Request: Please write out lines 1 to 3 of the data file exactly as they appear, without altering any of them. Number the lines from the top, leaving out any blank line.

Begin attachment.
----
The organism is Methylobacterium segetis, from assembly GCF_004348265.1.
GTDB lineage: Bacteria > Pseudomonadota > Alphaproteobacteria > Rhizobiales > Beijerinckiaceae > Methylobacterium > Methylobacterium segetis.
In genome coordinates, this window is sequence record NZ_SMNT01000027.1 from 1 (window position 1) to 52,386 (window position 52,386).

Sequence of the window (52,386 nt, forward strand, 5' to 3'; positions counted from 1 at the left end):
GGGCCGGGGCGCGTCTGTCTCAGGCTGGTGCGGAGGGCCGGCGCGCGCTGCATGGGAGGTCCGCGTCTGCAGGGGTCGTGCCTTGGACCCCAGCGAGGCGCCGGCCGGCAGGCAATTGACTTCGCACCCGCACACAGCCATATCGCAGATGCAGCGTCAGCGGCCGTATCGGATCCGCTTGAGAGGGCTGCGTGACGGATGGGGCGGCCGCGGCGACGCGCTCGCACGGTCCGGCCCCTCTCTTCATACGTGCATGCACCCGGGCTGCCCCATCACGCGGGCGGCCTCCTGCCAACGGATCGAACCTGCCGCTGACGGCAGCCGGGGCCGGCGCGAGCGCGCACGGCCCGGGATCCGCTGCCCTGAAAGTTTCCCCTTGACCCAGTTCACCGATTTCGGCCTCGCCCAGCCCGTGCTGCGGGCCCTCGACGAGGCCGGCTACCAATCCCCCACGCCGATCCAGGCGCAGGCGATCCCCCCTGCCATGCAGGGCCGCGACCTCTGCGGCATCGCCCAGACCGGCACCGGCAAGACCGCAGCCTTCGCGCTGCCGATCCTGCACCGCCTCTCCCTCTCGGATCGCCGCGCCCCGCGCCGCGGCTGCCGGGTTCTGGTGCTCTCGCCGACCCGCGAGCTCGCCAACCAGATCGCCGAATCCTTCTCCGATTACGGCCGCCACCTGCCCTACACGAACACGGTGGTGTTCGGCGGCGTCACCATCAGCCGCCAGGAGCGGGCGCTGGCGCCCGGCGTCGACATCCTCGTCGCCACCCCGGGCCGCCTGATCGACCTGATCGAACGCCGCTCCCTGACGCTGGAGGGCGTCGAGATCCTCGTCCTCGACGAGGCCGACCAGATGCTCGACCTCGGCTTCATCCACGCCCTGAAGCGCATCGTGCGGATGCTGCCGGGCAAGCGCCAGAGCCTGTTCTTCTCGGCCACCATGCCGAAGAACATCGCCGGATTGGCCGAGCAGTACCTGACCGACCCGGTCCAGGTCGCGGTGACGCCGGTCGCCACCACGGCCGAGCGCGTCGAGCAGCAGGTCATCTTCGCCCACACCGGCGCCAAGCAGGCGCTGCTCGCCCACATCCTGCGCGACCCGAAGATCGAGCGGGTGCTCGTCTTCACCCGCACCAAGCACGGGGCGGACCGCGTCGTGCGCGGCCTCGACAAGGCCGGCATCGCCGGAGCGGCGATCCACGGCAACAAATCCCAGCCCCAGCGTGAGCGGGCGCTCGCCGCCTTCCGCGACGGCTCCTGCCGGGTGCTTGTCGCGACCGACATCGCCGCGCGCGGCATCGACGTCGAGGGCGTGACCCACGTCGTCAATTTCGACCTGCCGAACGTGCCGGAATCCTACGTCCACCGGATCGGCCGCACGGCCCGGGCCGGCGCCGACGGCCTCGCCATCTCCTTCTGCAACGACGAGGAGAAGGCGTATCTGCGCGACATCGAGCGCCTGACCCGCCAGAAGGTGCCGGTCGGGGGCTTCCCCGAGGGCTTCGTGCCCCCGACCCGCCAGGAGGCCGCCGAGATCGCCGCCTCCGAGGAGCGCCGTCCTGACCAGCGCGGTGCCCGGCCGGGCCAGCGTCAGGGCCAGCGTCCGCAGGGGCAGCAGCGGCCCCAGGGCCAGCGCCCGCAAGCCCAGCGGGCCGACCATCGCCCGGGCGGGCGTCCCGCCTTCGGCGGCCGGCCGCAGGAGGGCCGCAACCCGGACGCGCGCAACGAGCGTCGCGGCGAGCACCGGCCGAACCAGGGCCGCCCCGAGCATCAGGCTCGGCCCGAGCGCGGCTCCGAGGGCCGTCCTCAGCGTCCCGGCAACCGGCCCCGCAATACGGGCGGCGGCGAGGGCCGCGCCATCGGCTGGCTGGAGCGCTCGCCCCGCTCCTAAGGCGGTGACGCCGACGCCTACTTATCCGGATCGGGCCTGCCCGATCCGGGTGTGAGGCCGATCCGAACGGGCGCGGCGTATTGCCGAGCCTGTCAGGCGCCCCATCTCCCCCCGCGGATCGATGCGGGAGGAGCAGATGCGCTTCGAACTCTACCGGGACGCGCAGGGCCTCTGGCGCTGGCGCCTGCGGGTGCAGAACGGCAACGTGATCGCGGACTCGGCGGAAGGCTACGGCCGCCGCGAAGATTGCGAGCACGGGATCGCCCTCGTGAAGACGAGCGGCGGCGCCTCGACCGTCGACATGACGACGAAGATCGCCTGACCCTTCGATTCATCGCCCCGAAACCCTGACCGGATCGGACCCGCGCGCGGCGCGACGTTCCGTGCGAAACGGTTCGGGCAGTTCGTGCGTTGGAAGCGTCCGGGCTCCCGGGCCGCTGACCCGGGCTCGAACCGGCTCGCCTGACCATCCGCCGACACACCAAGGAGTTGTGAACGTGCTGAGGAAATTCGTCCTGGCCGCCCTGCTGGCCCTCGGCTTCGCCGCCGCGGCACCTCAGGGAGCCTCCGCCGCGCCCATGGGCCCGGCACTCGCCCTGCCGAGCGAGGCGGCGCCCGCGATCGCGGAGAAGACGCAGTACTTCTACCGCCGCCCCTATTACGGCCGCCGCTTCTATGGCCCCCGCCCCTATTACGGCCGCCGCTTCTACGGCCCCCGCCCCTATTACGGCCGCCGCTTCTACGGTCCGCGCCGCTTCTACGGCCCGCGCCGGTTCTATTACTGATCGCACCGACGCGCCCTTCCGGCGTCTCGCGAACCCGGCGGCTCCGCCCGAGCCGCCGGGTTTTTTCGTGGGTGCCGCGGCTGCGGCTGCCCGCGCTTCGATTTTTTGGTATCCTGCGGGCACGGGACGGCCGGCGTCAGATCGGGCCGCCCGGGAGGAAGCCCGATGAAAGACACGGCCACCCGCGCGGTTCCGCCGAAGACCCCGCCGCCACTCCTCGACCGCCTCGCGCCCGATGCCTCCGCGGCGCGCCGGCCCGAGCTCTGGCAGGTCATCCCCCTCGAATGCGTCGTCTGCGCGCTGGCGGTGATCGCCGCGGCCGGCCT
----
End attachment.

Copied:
The organism is Methylobacterium segetis, from assembly GCF_004348265.1.
GTDB lineage: Bacteria > Pseudomonadota > Alphaproteobacteria > Rhizobiales > Beijerinckiaceae > Methylobacterium > Methylobacterium segetis.
In genome coordinates, this window is sequence record NZ_SMNT01000027.1 from 1 (window position 1) to 52,386 (window position 52,386).